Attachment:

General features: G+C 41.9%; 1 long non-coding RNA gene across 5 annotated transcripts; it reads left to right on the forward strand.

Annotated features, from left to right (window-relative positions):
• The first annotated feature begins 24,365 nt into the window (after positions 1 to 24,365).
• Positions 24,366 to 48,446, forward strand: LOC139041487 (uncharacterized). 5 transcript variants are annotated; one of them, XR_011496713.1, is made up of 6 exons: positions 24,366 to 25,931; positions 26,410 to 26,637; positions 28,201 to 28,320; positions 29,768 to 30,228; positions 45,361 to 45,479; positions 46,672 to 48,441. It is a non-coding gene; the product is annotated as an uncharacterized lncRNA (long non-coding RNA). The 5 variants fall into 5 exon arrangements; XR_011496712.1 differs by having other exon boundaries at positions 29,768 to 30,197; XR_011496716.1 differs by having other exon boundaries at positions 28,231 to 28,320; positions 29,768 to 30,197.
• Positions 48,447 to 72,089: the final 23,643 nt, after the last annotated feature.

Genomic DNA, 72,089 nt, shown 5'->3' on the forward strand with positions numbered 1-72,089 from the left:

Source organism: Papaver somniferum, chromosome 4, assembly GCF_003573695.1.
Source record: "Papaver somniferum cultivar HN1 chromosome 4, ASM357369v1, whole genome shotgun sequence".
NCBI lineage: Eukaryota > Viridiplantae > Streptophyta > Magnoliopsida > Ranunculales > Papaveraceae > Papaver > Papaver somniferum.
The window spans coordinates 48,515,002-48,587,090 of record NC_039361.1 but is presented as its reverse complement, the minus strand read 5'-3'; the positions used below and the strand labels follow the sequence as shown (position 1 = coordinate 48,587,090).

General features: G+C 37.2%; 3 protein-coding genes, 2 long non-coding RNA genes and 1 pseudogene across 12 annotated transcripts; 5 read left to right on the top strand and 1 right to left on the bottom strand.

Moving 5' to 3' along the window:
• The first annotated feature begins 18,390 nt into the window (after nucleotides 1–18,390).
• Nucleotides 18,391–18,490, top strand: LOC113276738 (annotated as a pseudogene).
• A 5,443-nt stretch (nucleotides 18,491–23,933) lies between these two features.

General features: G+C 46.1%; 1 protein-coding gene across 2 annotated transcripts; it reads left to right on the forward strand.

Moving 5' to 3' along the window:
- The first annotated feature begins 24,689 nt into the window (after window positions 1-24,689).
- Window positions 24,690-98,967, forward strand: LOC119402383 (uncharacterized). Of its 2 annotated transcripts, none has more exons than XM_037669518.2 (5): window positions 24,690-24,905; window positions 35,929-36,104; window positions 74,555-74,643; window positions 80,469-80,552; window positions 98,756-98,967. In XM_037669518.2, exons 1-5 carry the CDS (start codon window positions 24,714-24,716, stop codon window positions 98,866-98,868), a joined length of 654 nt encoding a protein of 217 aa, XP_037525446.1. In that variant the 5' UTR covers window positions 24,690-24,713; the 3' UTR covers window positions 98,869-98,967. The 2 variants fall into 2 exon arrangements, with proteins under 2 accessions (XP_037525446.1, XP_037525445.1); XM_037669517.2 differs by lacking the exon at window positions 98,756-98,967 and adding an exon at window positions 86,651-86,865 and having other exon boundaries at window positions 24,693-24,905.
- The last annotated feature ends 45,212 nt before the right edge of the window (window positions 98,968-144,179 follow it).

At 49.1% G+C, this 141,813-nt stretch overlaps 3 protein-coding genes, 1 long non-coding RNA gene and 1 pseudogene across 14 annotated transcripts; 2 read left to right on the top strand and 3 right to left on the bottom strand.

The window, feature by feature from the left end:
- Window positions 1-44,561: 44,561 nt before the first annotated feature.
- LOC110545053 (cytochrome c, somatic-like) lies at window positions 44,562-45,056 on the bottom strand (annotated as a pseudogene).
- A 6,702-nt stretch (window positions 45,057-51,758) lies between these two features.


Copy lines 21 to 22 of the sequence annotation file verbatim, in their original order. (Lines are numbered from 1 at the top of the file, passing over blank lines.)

At 49.1% G+C, this 141,813-nt stretch overlaps 3 protein-coding genes, 1 long non-coding RNA gene and 1 pseudogene across 14 annotated transcripts; 2 read left to right on the top strand and 3 right to left on the bottom strand.

The window, feature by feature from the left end: